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Jeff Manning
The Oregonian/OregonLive

David Kennedy, co-founder of famed independent advertising agency Wieden+Kennedy, died Oct. 10. He was 82.

Though he left the firm that bore his name in 1995, he continued to work on causes important to him until his death. He passed away just hours before the launch of an important, high-stakes ad campaign that he had helped develop for the American Indian College Fund.

“It’s a huge loss for us, not only because of his commitment to the fund but also because he convinced others to commit,” said Cheryl Crazy Bull, CEO and president of the non-profit. “As a result, really thousands of Native American kids got to go to college.”

Kennedy was born May 31, 1939, in Kansas, the son and grandson of wildcat oil drillers. He grew up in the oil fields of Oklahoma, Colorado, and every other state along the eastern Front Range of the Rocky Mountains. At 13, his first job was as an apprentice welder, a craft that was to become a lifelong passion.

He got a fine arts degree in printmaking and metal sculpture from the University of Colorado. He continued to weld sculptures and make prints at his Estacada farm until his death.

Kennedy married his wife Kathleen in 1963. They had five children.

He got into the advertising business, working for big-name agencies like Young & Rubicam and Leo Burnett. He moved to Portland in 1979 and joined forces with Dan Wieden three years later.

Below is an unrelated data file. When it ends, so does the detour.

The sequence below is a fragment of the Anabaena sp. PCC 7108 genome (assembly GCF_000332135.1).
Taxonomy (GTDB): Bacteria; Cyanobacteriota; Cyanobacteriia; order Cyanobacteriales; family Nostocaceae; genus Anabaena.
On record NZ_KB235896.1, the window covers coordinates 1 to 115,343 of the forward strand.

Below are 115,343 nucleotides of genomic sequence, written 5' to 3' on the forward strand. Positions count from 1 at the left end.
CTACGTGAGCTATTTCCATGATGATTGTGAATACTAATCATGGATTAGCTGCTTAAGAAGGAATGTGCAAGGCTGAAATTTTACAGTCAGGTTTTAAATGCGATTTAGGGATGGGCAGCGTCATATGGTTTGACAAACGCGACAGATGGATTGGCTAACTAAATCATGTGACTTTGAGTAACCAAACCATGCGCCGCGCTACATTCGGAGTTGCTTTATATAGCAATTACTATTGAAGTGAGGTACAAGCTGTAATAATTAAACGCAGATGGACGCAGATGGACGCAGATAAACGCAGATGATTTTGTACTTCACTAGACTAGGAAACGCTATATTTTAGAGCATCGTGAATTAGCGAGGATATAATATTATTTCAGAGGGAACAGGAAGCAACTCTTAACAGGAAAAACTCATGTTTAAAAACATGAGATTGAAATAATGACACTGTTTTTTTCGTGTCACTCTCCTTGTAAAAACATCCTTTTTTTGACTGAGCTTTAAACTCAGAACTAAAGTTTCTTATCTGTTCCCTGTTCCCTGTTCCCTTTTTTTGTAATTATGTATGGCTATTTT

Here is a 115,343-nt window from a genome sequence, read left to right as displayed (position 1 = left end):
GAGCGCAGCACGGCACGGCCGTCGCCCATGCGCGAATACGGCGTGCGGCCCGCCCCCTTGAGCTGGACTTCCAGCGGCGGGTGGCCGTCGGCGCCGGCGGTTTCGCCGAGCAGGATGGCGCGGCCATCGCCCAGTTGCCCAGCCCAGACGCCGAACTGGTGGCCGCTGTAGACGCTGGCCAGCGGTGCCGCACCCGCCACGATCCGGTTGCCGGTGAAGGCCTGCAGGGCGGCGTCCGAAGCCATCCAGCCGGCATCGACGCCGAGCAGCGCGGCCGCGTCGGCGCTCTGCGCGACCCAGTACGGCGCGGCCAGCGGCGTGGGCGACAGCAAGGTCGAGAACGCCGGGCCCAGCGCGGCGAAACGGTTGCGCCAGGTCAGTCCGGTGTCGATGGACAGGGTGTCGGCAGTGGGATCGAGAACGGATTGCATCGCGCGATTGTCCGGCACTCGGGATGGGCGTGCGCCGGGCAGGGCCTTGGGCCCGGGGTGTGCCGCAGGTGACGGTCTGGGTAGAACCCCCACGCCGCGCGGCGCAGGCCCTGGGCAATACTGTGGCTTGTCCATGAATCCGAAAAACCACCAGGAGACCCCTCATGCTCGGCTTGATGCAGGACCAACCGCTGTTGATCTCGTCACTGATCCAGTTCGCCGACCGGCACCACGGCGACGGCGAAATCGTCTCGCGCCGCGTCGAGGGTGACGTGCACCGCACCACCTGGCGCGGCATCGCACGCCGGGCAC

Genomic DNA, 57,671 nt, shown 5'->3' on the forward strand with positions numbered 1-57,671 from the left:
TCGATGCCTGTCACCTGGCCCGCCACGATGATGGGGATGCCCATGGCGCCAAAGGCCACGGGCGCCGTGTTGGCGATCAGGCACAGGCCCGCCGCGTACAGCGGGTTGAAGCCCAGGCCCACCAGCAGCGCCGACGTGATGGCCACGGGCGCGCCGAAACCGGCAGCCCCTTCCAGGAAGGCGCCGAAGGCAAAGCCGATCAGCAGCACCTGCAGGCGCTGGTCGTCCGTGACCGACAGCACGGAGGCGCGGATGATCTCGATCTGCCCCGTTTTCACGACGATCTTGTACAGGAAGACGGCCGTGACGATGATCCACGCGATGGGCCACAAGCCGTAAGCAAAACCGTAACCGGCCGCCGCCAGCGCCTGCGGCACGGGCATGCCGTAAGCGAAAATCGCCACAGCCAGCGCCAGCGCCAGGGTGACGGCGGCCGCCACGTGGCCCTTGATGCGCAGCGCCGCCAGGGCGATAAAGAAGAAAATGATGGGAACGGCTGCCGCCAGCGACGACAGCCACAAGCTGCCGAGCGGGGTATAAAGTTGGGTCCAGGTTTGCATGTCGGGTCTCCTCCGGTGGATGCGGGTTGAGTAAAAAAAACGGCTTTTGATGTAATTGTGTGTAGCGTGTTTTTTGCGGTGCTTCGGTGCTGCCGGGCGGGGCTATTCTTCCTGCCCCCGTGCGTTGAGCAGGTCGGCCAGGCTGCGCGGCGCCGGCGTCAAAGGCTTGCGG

The agency grew to become one of the industry’s giants. It produced brilliant spots for Nike and other big-league clients.

Kennedy left the agency in 1995.

For all his success and wealth, Kennedy remained low-key and fun-loving. He walked into a fundraiser for the American Indian College Fund at a fancy New York hotel in jeans and a Levis jacket with holes at the elbows, recalls Rick Williams, the fund’s CEO before Crazy Bull. A hotel manager assumed Kennedy was a janitor and told him to get to work.

“He just laughed,” Williams said. “He had no ego, none whatsoever. "

He is survived by his wife of 58 years, Kathleen, and children Cathlin, Brendan, Erinn and Siobhan. His son Ian died earlier.

The family has asked that gifts be made to the American Indian College Fund.

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